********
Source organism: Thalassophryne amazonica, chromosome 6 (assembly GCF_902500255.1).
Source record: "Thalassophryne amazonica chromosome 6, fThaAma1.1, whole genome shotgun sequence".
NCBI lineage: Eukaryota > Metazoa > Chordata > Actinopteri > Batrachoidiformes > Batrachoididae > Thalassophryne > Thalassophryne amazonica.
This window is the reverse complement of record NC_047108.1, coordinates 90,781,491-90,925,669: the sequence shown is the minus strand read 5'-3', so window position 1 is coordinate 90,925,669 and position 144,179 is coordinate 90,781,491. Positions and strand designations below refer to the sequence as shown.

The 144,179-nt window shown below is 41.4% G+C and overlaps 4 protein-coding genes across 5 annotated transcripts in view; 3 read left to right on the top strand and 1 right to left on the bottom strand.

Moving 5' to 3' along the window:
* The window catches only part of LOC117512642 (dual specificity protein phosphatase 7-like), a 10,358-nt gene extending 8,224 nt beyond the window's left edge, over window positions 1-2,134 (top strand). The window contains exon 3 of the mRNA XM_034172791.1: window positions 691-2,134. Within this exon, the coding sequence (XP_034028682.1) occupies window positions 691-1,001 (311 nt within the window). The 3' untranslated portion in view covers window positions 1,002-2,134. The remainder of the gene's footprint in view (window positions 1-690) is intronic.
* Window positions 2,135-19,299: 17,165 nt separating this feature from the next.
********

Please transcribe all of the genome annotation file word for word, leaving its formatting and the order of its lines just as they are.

Source organism: Thalassophryne amazonica, chromosome 6 (assembly GCF_902500255.1).
Source record: "Thalassophryne amazonica chromosome 6, fThaAma1.1, whole genome shotgun sequence".
NCBI lineage: Eukaryota > Metazoa > Chordata > Actinopteri > Batrachoidiformes > Batrachoididae > Thalassophryne > Thalassophryne amazonica.
This window is the reverse complement of record NC_047108.1, coordinates 90,781,491-90,925,669: the sequence shown is the minus strand read 5'-3', so window position 1 is coordinate 90,925,669 and position 144,179 is coordinate 90,781,491. Positions and strand designations below refer to the sequence as shown.

The 144,179-nt window shown below is 41.4% G+C and overlaps 4 protein-coding genes across 5 annotated transcripts in view; 3 read left to right on the top strand and 1 right to left on the bottom strand.

Moving 5' to 3' along the window:
* The window catches only part of LOC117512642 (dual specificity protein phosphatase 7-like), a 10,358-nt gene extending 8,224 nt beyond the window's left edge, over window positions 1-2,134 (top strand). The window contains exon 3 of the mRNA XM_034172791.1: window positions 691-2,134. Within this exon, the coding sequence (XP_034028682.1) occupies window positions 691-1,001 (311 nt within the window). The 3' untranslated portion in view covers window positions 1,002-2,134. The remainder of the gene's footprint in view (window positions 1-690) is intronic.
* Window positions 2,135-19,299: 17,165 nt separating this feature from the next.